The country's first automated highway fog-alert system is coming to Utah in a pilot project that will appear on the I-215 site of a 68-car pileup that injured more than a dozen people in December 1988.
The Department of Transportation has contracted with Clearfield-based Rockwell International to install four fog sensors near the spot where the interstate crosses the Jordan River on the west edge of Murray. The work marks the first phase of the project, which will be finished next summer when UDOT ties the sensors into electronic signs that will alert motorists to the presence of murky conditions and advise them of what speed to drive.Sara Riley Colosimo, UDOT's research project manager, said fog-alert systems aren't uncommon but that this is the first time a completely automated one has been tried.
UDOT operates fog-warning signs on the end of I-215 north at its intersection with Redwood Road in North Salt Lake, where five people died in a 66-car accident in January 1991, but those are triggered manually - and inconsistently, because UDOT doesn't monitor the area around the clock.
"The fog often rolls in at four in the morning, and you have to get somebody up to go look at it," said Colosimo. "We have a credibility problem there."
She said the southern I-215 site was chosen over the northern one because fog is a more frequent problem at the Murray section of the belt route, which circles Salt Lake City.
Fog frequency was compiled using state police accident reports.
Dubbed Project ADVISE - for Adverse Visibility Informational System Evaluation - the fog-alert system will rely on infrared sensors that have been used since the 1970s in similar applications at airports. UDOT will include in the project traffic-measuring devices that will chart the speed of motorists.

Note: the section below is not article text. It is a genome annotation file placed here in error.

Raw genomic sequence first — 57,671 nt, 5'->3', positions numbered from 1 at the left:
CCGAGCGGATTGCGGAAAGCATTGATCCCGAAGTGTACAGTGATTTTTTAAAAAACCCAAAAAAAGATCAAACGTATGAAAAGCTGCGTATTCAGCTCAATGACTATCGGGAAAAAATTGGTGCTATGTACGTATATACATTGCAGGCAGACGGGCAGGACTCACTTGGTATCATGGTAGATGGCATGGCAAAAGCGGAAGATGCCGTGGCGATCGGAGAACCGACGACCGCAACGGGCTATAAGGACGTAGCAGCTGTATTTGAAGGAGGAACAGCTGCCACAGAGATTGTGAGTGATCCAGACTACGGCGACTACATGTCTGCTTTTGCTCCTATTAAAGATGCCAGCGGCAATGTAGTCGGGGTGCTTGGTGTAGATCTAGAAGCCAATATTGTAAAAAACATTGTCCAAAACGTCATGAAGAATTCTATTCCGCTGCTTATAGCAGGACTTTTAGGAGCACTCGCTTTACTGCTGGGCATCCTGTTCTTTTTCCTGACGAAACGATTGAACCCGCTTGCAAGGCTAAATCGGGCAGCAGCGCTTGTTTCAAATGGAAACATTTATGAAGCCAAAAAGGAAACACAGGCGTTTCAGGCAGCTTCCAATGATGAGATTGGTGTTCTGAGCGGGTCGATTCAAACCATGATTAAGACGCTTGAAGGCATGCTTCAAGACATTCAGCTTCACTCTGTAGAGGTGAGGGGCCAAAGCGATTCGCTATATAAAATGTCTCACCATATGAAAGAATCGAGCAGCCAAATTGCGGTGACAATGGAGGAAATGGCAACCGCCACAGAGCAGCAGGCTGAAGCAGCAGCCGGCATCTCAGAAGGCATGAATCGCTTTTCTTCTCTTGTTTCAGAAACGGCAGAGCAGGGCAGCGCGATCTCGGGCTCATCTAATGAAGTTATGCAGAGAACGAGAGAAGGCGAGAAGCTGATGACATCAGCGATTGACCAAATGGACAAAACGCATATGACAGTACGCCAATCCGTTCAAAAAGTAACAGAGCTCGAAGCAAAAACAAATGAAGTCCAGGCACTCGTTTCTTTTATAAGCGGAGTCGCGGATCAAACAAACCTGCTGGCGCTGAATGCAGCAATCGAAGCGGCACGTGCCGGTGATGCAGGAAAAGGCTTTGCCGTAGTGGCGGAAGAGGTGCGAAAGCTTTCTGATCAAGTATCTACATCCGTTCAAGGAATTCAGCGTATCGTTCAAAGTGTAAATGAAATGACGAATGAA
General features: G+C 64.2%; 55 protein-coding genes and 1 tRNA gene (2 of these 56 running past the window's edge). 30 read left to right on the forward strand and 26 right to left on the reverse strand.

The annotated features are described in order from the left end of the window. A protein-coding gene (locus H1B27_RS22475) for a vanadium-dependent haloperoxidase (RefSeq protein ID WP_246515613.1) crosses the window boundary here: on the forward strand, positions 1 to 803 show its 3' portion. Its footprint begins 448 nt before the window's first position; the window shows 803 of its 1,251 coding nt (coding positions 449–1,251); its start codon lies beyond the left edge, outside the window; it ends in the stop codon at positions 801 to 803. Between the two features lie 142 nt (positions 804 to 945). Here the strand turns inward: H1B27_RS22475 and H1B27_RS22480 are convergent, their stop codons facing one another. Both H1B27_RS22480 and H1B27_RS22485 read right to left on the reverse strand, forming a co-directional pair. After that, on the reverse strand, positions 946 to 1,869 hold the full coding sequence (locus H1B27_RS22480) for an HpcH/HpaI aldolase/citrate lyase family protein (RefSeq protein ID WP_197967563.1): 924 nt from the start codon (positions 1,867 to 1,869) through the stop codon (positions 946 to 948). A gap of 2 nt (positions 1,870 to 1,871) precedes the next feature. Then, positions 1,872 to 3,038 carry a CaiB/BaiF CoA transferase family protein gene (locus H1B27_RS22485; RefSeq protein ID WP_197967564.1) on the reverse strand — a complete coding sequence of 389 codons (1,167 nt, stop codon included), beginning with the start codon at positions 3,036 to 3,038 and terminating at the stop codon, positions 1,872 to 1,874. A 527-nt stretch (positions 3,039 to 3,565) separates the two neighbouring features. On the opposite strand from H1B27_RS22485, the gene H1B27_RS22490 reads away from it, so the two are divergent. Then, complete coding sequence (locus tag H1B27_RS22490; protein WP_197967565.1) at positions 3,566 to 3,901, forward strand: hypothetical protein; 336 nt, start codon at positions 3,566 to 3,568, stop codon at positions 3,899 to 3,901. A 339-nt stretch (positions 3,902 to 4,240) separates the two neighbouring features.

"Part of this is a look at traffic behavior in fog," said Colosimo. "The theory is that accidents occur because of large variations in speed . . . some people will just keep going at 55 mph through fog; others hit the brakes. We want to see if the signs will have any effect."
The project is funded mostly by a $425,000 federal highway grant, with UDOT kicking in about $75,000. Only two states - Utah and Georgia - were picked for the pilot program.
In choosing a site for the system UDOT considered, in addition to the I-215 locales, I-15 where it rounds the Point of the Mountain. Though visibility is sometimes a problem in that area, it is created more often by high winds than fog, a condition for which the technology is not as well-suited.